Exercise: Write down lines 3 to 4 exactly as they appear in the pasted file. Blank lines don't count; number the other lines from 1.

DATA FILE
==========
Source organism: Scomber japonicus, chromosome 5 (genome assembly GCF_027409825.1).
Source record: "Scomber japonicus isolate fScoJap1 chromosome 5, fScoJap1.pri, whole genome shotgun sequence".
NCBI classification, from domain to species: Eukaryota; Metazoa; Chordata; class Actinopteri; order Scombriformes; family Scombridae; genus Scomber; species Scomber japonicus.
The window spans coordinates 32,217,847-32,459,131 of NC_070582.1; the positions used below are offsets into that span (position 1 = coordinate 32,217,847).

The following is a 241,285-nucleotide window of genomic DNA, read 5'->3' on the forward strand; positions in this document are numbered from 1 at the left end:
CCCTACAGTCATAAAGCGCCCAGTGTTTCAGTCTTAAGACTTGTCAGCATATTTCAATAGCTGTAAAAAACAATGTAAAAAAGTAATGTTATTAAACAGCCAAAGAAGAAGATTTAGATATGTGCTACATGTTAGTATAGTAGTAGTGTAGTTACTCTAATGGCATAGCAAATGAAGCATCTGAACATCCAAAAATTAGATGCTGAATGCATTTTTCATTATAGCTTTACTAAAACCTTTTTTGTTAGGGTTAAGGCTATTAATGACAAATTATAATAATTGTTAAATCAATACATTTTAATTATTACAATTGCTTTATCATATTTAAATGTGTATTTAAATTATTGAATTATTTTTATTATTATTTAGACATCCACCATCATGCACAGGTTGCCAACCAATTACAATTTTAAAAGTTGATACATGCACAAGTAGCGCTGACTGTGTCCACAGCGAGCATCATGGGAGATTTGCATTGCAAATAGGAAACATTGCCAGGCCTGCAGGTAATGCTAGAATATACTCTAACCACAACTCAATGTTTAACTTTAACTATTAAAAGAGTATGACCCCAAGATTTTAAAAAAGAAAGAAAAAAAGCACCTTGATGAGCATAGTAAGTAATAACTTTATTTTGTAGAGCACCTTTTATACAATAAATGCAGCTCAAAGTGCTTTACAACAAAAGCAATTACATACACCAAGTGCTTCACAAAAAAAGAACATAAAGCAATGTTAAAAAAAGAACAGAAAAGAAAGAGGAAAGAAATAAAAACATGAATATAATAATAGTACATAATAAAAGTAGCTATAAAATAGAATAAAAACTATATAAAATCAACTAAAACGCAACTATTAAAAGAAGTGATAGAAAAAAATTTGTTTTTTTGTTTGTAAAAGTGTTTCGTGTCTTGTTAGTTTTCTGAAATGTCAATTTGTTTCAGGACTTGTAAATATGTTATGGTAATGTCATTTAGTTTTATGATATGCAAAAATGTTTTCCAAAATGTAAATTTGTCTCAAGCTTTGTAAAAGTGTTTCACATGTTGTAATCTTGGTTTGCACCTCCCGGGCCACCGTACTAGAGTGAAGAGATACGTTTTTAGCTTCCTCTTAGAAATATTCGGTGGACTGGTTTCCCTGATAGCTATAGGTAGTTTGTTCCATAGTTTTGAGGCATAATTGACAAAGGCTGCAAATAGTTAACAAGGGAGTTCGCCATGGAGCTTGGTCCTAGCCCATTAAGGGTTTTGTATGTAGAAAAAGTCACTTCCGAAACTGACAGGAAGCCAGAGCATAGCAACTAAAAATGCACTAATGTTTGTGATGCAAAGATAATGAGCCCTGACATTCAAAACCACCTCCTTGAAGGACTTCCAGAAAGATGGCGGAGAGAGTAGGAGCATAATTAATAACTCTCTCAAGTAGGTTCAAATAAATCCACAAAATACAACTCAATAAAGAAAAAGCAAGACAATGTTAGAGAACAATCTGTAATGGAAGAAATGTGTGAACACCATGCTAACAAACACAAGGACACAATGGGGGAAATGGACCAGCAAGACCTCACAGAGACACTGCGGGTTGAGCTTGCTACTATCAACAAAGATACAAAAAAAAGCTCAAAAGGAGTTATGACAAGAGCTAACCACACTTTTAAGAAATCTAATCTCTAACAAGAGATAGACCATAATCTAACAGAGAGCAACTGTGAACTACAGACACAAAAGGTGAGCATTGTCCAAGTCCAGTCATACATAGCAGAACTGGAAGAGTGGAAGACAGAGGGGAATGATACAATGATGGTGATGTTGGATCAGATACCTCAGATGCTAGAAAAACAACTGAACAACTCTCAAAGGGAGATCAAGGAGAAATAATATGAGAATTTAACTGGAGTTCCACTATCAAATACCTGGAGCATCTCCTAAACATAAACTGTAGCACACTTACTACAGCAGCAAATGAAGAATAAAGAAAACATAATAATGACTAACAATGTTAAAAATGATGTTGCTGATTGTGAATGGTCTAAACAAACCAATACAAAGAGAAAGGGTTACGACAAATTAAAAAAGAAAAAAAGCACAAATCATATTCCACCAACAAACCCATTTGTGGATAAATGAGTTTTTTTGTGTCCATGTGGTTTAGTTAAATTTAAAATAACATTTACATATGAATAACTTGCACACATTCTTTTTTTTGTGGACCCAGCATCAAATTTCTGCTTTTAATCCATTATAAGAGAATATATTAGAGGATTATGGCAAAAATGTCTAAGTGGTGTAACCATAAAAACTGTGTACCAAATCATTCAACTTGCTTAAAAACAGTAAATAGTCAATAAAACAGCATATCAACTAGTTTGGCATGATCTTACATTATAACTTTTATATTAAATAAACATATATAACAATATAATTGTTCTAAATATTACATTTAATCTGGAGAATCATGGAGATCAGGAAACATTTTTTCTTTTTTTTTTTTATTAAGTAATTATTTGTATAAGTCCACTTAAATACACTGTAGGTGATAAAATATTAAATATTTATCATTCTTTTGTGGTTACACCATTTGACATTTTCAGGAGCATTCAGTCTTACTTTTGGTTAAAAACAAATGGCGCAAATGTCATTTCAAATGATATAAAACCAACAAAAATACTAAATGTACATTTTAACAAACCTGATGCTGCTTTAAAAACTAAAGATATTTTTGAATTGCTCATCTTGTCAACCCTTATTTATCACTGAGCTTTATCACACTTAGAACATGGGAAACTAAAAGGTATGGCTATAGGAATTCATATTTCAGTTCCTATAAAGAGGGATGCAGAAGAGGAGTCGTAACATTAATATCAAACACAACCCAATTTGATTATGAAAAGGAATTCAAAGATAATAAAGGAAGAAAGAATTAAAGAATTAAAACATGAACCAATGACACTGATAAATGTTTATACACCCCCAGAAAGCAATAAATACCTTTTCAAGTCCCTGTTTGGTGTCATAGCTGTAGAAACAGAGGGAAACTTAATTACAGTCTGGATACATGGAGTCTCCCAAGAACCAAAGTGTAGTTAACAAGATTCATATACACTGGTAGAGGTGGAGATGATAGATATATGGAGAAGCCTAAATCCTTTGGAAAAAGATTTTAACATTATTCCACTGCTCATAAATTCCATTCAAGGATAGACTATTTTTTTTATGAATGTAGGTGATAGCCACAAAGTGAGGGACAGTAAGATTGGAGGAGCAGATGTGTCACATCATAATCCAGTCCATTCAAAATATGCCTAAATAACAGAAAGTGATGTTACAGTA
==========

NCBI classification, from domain to species: Eukaryota; Metazoa; Chordata; class Actinopteri; order Scombriformes; family Scombridae; genus Scomber; species Scomber japonicus.
The window spans coordinates 32,217,847-32,459,131 of NC_070582.1; the positions used below are offsets into that span (position 1 = coordinate 32,217,847).